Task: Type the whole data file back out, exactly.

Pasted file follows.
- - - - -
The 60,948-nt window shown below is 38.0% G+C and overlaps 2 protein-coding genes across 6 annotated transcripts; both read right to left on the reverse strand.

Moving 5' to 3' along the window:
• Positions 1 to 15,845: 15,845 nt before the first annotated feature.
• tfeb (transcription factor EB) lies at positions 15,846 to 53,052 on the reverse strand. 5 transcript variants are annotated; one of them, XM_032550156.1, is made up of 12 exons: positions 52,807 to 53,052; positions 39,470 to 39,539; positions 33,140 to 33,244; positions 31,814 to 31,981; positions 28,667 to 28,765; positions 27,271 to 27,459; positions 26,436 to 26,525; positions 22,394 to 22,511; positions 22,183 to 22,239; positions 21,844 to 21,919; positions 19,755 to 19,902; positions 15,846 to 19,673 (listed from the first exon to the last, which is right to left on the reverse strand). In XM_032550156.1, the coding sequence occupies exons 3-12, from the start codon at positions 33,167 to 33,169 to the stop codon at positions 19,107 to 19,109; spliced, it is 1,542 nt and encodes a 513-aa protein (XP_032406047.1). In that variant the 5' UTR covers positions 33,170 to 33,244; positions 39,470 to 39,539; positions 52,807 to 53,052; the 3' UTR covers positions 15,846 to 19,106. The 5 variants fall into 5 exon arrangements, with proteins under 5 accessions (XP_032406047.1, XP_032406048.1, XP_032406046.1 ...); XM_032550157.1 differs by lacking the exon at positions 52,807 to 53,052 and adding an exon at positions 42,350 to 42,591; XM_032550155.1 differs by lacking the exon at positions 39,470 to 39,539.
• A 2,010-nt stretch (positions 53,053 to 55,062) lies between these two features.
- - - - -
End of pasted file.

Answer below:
The 60,948-nt window shown below is 38.0% G+C and overlaps 2 protein-coding genes across 6 annotated transcripts; both read right to left on the reverse strand.

Moving 5' to 3' along the window:
• Positions 1 to 15,845: 15,845 nt before the first annotated feature.
• tfeb (transcription factor EB) lies at positions 15,846 to 53,052 on the reverse strand. 5 transcript variants are annotated; one of them, XM_032550156.1, is made up of 12 exons: positions 52,807 to 53,052; positions 39,470 to 39,539; positions 33,140 to 33,244; positions 31,814 to 31,981; positions 28,667 to 28,765; positions 27,271 to 27,459; positions 26,436 to 26,525; positions 22,394 to 22,511; positions 22,183 to 22,239; positions 21,844 to 21,919; positions 19,755 to 19,902; positions 15,846 to 19,673 (listed from the first exon to the last, which is right to left on the reverse strand). In XM_032550156.1, the coding sequence occupies exons 3-12, from the start codon at positions 33,167 to 33,169 to the stop codon at positions 19,107 to 19,109; spliced, it is 1,542 nt and encodes a 513-aa protein (XP_032406047.1). In that variant the 5' UTR covers positions 33,170 to 33,244; positions 39,470 to 39,539; positions 52,807 to 53,052; the 3' UTR covers positions 15,846 to 19,106. The 5 variants fall into 5 exon arrangements, with proteins under 5 accessions (XP_032406047.1, XP_032406048.1, XP_032406046.1 ...); XM_032550157.1 differs by lacking the exon at positions 52,807 to 53,052 and adding an exon at positions 42,350 to 42,591; XM_032550155.1 differs by lacking the exon at positions 39,470 to 39,539.
• A 2,010-nt stretch (positions 53,053 to 55,062) lies between these two features.